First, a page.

Five years in the making, Yo La Tengo bassman James McNew's latest release as Dump is proof that his contribution to the Hoboken, New Jersey-based band (or critic's wet dream) is an enormous one. Transcending McNew's humble four-track recording origins, Grown-Ass Man
is an intelligent brew of bare-bones Casio drumbeats, static-driven guitar lines and widescreen arrangements (in theory, at the very least, if only occasionally in practice).
Grown-Ass Man zig-zags all across the map, willfully scattershot and free from the studied cool that has characterized the last few Yo La Tengo releases. McNew proves there's nothing wrong with either approach, provided the player has skill -- and Dump is chock full of skillful genre exercises, as illustrated over the course of a baker's dozen tracks. "Basic Cable" rocks somewhere in the vicinity of YLT's "Cherry Chapstick", while "Peggy's Blues" shows off McNew's softer side -- it's a thoughtful ballad accompanied by a gorgeously stylized harmony during the plaintive chorus. "I'm On Your Side" goes a step further and synthesizes a Shirelles/Shangri-Las feel with mournful strings and McNew's fragile falsetto. "Daily Affirmation" is an extension of YLT's deft ability to craft a minimalist melodic idea into an eight epic dirge; equal parts "Don't Fear the Reaper" and Phil Collins's "In the Air Tonight", it's one of the few risks McNew takes on the album and the rewards are bountiful. "Silver Lining" is pure sweetness and light and serves as Dump's strongest statement that a melody with a strong hook is king in the land of spaced-out rockers and smitten four-track confessionals.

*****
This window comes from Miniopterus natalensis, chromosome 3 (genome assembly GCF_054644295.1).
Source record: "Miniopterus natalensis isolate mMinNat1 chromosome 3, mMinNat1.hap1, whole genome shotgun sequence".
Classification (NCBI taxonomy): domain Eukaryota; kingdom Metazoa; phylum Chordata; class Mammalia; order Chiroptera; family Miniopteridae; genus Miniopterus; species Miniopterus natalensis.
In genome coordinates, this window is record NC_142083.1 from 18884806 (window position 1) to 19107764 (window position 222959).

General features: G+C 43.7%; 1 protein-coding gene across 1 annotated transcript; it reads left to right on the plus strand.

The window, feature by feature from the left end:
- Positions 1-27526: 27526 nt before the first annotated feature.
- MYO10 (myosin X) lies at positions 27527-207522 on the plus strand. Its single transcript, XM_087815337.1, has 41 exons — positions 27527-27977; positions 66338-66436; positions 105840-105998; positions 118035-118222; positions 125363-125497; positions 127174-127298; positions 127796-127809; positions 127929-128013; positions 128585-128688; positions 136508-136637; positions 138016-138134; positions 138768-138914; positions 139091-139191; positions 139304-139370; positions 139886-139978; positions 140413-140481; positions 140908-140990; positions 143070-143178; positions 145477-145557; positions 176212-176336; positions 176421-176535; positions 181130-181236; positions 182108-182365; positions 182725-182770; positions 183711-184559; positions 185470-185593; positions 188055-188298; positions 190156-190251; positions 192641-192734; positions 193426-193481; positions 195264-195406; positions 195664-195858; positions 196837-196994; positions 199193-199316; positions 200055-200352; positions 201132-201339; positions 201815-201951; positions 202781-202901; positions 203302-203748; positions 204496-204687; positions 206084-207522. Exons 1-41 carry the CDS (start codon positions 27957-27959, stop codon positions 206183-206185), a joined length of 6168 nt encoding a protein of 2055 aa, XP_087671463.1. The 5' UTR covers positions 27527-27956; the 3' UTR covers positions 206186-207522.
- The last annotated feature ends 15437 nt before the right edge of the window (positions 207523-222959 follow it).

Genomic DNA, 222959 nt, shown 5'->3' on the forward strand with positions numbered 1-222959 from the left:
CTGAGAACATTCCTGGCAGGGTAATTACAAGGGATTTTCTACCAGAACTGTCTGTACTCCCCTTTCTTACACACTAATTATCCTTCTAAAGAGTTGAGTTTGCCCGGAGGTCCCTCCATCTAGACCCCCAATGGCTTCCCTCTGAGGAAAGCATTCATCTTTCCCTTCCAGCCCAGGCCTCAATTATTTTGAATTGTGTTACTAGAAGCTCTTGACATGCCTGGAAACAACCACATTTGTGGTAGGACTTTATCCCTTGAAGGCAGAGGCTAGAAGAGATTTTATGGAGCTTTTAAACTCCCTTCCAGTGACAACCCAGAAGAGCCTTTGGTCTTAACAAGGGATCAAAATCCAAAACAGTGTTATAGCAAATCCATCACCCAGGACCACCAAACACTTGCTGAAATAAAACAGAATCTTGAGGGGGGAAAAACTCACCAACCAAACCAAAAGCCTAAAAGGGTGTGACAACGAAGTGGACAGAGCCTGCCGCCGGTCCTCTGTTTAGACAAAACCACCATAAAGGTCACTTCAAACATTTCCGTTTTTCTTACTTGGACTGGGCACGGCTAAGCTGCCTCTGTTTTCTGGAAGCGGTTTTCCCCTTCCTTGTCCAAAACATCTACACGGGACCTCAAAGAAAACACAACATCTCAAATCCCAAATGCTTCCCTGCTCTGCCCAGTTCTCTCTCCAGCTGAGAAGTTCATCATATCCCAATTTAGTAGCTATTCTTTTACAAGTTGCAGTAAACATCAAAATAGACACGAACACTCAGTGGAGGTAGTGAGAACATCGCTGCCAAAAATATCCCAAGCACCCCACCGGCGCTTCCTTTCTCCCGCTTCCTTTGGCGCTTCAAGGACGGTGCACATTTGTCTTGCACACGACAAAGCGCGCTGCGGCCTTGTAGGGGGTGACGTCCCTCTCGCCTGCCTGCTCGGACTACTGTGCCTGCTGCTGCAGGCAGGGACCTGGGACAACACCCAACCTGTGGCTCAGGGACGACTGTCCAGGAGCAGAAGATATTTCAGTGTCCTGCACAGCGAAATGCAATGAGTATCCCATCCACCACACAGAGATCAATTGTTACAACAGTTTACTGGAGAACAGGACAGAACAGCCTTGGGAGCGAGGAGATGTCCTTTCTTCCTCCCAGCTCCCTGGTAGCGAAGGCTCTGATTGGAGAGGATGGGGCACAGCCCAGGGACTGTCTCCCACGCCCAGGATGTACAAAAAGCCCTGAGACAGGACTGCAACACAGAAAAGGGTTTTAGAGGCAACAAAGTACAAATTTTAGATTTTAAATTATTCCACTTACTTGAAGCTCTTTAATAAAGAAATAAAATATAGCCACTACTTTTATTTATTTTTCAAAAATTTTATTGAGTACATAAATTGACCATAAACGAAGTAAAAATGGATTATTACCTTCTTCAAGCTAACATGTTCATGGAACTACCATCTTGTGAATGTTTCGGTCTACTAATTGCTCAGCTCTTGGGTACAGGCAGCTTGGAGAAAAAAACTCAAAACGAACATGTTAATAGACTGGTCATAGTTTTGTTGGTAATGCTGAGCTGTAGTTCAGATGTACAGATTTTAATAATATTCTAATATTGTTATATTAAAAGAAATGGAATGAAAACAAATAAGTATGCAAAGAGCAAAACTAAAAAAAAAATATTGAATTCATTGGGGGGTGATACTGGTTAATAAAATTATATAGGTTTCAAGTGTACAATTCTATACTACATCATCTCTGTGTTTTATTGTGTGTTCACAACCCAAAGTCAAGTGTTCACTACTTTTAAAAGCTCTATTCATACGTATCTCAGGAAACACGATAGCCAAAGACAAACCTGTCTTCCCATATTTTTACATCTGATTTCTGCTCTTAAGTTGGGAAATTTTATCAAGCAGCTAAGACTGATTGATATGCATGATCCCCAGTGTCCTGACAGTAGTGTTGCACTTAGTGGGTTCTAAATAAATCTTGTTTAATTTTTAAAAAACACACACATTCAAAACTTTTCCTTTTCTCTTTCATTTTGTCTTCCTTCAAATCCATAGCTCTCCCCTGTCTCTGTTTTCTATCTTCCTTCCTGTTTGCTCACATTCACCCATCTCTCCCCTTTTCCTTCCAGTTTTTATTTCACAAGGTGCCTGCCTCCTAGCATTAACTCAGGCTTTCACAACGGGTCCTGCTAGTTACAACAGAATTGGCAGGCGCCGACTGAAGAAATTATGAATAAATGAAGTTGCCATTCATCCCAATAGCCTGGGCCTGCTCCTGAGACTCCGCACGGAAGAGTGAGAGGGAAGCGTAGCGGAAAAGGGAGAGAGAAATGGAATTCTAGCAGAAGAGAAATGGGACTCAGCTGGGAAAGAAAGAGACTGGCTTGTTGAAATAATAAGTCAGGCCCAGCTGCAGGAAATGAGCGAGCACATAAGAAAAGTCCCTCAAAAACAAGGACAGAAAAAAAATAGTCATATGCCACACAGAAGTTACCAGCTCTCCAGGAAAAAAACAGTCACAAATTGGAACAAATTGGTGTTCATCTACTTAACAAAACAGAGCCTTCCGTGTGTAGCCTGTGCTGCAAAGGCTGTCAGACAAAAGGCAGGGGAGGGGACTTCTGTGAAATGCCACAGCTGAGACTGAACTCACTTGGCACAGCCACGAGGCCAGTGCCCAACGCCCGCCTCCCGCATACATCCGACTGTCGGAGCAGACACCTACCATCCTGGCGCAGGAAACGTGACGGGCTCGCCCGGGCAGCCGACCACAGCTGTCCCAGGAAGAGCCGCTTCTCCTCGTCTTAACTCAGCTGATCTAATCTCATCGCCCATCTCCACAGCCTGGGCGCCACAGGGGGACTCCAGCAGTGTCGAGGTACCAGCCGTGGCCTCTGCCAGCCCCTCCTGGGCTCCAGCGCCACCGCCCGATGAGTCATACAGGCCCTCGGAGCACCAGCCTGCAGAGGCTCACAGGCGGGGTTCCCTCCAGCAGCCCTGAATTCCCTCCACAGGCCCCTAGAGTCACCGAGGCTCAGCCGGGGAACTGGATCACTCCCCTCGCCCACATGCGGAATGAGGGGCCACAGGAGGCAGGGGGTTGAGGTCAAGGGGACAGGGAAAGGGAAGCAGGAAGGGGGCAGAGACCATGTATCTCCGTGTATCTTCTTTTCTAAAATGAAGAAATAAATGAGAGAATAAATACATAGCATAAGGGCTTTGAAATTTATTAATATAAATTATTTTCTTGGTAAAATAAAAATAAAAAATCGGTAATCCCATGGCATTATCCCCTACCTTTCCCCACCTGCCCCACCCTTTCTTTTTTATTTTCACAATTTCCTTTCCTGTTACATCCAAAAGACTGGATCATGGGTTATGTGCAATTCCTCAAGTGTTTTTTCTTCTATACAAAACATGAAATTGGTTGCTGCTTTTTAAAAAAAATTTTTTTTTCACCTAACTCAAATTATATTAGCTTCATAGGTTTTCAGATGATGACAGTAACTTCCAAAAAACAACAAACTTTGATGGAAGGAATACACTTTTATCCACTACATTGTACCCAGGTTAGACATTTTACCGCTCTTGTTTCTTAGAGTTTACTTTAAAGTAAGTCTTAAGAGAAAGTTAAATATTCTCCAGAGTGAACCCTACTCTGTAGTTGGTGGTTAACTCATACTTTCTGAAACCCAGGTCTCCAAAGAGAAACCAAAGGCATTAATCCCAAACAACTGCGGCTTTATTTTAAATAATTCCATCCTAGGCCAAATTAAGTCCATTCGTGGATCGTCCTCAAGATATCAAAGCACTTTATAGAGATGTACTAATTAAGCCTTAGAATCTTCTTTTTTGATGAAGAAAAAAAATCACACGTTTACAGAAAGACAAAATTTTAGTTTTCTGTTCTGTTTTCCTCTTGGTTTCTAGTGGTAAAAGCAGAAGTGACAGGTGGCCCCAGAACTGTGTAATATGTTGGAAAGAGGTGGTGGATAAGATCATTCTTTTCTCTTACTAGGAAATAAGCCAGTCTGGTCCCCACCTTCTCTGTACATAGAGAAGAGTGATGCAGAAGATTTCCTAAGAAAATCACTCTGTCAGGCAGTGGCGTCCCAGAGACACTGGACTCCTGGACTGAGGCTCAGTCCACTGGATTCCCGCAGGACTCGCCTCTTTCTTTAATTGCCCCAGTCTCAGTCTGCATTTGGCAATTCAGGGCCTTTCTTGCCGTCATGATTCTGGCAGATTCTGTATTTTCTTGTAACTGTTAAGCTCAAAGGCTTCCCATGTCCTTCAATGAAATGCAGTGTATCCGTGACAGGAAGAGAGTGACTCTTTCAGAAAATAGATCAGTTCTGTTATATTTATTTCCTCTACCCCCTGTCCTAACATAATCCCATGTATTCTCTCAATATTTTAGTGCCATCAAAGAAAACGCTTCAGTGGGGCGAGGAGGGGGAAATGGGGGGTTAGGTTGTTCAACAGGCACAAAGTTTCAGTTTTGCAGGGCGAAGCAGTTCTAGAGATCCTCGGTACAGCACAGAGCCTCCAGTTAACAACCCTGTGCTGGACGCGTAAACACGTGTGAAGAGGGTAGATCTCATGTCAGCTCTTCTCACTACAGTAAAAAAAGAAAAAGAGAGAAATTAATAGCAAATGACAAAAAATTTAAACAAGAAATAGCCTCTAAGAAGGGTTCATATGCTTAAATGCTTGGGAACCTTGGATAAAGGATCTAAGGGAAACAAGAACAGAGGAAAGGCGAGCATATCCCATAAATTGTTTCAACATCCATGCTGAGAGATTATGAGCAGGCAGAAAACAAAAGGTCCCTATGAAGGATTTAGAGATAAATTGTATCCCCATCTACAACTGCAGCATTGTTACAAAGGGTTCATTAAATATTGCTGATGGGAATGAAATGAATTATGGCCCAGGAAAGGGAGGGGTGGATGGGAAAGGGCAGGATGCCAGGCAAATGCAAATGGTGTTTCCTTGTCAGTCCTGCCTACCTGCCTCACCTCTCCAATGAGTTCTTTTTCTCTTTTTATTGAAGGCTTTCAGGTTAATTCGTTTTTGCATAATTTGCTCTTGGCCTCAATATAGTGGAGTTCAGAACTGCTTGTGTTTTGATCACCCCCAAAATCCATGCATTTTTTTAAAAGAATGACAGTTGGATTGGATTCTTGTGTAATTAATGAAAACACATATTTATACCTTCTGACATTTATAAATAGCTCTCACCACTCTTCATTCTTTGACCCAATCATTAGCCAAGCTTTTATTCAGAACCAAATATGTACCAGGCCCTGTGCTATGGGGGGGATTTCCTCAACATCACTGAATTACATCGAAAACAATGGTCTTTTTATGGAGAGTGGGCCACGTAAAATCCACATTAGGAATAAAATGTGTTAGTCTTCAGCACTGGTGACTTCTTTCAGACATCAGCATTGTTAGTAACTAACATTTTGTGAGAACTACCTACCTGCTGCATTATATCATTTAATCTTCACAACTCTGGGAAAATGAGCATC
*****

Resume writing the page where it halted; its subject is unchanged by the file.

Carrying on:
Never one to shy away from covering a tune (see Dump's homemade tribute to Prince, That Skinny Motherfucker With the High Voice (2001)), McNew steps up with three witty takes on a Thin Lizzy rocker ("Cowboy Song"), an R&B ballad and the Marvin Gaye-Mary Wells duet, "Once Upon a Time" (featuring Sue Garner). In Dump's hands, Gerald LeVert's 1999 rhythm and blues hit "Mr. Too Damn Cool" is not fodder for some arty indie-makeover, but rather the very same tear-jerking, slow-burning groove it originally was. The same can be said for the Gaye-Wells track -- imitation is the order of the day, not interpretation. In the end, all three tracks are winners, and further underscore Dump's unstated goal of setting its sights on any musical style with breath in its lungs.
I'm not sure if the album title and artwork are meant to suggest a sort of middle-aged self-loathing or a declaration of matured confidence. Rest assured, however, that Dump demonstrates that everything comes up roses, as long as you play what you like to listen to. If the shape-shifting songs and styles on Grown-Ass Man are any indication of McNew's listening habits, the five-year wait for the next album should be well worth it.